At the center: John March, who walked away from his family's venerable merchant bank for the life of a rural deputy sheriff a life that would explode in personal tragedy and professional disaster. Three years later, he's back in Manhattan, working as a PI and running from his grief and the expectations of his wealthy family.
March takes the case of Rick Pierro, a self-made man who has everything and who's in danger of losing it all. An anonymous, poisonous threat has implicated him in a vast money-laundering scheme already under investigation by the feds.
March's own investigation uncovers a blood-stained paper trail that leads him deep into the lives of both insiders and outcasts on the street. He discovers that his client may be the latest victim of a serial extortionist diabolically adept at psychological and physical intimidation, but the more March learns the more questions he has about Pierro, his wife, and the secrets hidden beneath the glossy surfaces of their lives. And the more he begins to fear that his own blood will be added to the trail before the case is closed.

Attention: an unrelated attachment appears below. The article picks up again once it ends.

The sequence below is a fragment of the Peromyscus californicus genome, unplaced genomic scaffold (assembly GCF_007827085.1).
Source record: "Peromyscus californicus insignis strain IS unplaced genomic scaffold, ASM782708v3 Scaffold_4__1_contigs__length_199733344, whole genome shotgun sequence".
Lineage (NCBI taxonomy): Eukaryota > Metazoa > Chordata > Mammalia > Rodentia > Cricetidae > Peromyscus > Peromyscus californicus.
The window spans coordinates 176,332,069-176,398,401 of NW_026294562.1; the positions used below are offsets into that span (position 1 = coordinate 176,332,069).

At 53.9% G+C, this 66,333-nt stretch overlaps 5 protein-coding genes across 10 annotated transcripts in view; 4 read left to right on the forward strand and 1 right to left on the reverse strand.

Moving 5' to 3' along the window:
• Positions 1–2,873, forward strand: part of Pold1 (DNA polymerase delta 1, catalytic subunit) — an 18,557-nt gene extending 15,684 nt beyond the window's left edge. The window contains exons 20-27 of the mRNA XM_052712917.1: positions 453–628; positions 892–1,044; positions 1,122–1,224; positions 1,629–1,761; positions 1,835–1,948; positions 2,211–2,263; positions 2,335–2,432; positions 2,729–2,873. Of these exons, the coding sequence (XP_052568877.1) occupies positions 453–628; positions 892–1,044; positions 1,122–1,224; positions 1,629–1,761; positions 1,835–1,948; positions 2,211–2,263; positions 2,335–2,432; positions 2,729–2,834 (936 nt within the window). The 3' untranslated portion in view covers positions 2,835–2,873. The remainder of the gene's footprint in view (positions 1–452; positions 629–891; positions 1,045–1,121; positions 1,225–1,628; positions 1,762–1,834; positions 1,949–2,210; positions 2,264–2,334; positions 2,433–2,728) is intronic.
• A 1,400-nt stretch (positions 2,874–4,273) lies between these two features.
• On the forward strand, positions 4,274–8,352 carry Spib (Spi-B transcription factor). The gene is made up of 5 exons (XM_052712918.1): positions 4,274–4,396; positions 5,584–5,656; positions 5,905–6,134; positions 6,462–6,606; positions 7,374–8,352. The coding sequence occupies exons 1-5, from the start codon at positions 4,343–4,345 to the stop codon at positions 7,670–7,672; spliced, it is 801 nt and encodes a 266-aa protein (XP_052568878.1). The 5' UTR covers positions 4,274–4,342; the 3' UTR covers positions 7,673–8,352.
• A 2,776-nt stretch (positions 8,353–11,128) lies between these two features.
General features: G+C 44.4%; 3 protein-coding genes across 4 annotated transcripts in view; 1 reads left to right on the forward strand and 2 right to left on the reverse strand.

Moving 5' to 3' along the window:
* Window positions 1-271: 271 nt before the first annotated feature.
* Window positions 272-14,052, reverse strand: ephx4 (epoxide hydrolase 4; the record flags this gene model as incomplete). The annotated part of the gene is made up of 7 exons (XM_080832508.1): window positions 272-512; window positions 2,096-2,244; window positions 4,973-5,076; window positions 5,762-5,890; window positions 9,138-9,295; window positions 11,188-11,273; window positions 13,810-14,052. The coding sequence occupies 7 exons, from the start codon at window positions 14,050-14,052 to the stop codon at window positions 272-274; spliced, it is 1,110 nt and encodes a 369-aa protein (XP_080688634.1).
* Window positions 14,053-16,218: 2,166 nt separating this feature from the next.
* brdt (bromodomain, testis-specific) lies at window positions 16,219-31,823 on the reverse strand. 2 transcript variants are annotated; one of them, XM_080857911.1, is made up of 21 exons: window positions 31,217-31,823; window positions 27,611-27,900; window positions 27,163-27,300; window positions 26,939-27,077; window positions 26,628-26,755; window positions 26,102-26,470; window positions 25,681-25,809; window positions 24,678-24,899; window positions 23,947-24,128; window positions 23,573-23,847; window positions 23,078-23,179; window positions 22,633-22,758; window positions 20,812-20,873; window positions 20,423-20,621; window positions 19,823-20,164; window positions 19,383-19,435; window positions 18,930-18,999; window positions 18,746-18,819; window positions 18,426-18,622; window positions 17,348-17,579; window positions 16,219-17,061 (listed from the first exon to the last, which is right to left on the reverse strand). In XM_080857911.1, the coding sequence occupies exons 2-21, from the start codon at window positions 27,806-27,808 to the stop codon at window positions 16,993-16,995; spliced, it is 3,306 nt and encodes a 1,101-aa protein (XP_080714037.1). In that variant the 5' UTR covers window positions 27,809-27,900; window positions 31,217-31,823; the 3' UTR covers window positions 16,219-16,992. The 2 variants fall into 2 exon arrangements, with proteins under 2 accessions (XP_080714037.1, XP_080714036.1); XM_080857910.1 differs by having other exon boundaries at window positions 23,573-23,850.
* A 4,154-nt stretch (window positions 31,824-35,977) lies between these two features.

With its headlong narrative, quick, incisive language, and brilliantly clarified details of finance the legal and the illegal Black Maps is a stunning first novel.
"Recommended for all mystery and suspense collections." (Library Journal)
Ce que les membres d'Audible en pensent
I found this book both engrossing and suspenseful. The plot intrigued me; in particular I enjoyed being "inside" a federal investigation of a failed financial institution. Some of the plot twists were a little over the top, but not enough to significantly reduce my enjoyment of the book.
Wait for the next book
I had read a review of this book somewhere that made me want to get it. I don't know if my problem with the book has to do with the way it was abridged for Audible or if it's the book itself. I found the story very predicable and the characters flat and stereotypical. Maybe I'm just picky, but I'd look elsewhere for a good mystery.
1 personne a trouvé cela utile